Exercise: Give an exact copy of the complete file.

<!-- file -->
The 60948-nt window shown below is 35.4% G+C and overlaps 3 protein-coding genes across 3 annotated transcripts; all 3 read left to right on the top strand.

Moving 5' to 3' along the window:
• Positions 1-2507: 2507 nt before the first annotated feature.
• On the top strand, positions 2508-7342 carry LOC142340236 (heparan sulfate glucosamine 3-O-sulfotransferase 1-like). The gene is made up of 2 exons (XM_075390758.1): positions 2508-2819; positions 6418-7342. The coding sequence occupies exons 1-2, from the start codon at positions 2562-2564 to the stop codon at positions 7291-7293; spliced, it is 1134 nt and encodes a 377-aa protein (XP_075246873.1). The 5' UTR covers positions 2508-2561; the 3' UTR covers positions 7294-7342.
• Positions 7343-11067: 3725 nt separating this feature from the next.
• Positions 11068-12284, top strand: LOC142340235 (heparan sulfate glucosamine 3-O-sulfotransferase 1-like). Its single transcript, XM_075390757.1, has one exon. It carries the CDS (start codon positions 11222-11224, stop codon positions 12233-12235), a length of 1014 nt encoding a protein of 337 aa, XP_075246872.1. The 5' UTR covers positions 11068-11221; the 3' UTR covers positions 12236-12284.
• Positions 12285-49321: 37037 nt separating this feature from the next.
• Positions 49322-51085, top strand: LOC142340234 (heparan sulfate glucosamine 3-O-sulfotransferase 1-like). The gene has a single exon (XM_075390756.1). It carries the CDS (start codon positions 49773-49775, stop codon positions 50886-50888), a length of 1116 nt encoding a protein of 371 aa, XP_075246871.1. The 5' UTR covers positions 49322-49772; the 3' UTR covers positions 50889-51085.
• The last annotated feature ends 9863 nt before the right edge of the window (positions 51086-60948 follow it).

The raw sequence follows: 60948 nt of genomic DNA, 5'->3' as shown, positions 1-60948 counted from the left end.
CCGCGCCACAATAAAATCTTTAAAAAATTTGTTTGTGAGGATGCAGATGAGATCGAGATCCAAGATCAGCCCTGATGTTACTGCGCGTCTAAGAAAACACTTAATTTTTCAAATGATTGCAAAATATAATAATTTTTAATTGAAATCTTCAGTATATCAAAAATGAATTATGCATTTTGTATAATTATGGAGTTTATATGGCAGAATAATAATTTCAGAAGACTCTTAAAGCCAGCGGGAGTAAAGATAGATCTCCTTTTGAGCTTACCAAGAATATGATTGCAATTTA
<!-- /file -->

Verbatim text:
The 60948-nt window shown below is 35.4% G+C and overlaps 3 protein-coding genes across 3 annotated transcripts; all 3 read left to right on the top strand.

Moving 5' to 3' along the window:
• Positions 1-2507: 2507 nt before the first annotated feature.
• On the top strand, positions 2508-7342 carry LOC142340236 (heparan sulfate glucosamine 3-O-sulfotransferase 1-like). The gene is made up of 2 exons (XM_075390758.1): positions 2508-2819; positions 6418-7342. The coding sequence occupies exons 1-2, from the start codon at positions 2562-2564 to the stop codon at positions 7291-7293; spliced, it is 1134 nt and encodes a 377-aa protein (XP_075246873.1). The 5' UTR covers positions 2508-2561; the 3' UTR covers positions 7294-7342.
• Positions 7343-11067: 3725 nt separating this feature from the next.
• Positions 11068-12284, top strand: LOC142340235 (heparan sulfate glucosamine 3-O-sulfotransferase 1-like). Its single transcript, XM_075390757.1, has one exon. It carries the CDS (start codon positions 11222-11224, stop codon positions 12233-12235), a length of 1014 nt encoding a protein of 337 aa, XP_075246872.1. The 5' UTR covers positions 11068-11221; the 3' UTR covers positions 12236-12284.
• Positions 12285-49321: 37037 nt separating this feature from the next.
• Positions 49322-51085, top strand: LOC142340234 (heparan sulfate glucosamine 3-O-sulfotransferase 1-like). The gene has a single exon (XM_075390756.1). It carries the CDS (start codon positions 49773-49775, stop codon positions 50886-50888), a length of 1116 nt encoding a protein of 371 aa, XP_075246871.1. The 5' UTR covers positions 49322-49772; the 3' UTR covers positions 50889-51085.
• The last annotated feature ends 9863 nt before the right edge of the window (positions 51086-60948 follow it).

The raw sequence follows: 60948 nt of genomic DNA, 5'->3' as shown, positions 1-60948 counted from the left end.
CCGCGCCACAATAAAATCTTTAAAAAATTTGTTTGTGAGGATGCAGATGAGATCGAGATCCAAGATCAGCCCTGATGTTACTGCGCGTCTAAGAAAACACTTAATTTTTCAAATGATTGCAAAATATAATAATTTTTAATTGAAATCTTCAGTATATCAAAAATGAATTATGCATTTTGTATAATTATGGAGTTTATATGGCAGAATAATAATTTCAGAAGACTCTTAAAGCCAGCGGGAGTAAAGATAGATCTCCTTTTGAGCTTACCAAGAATATGATTGCAATTTA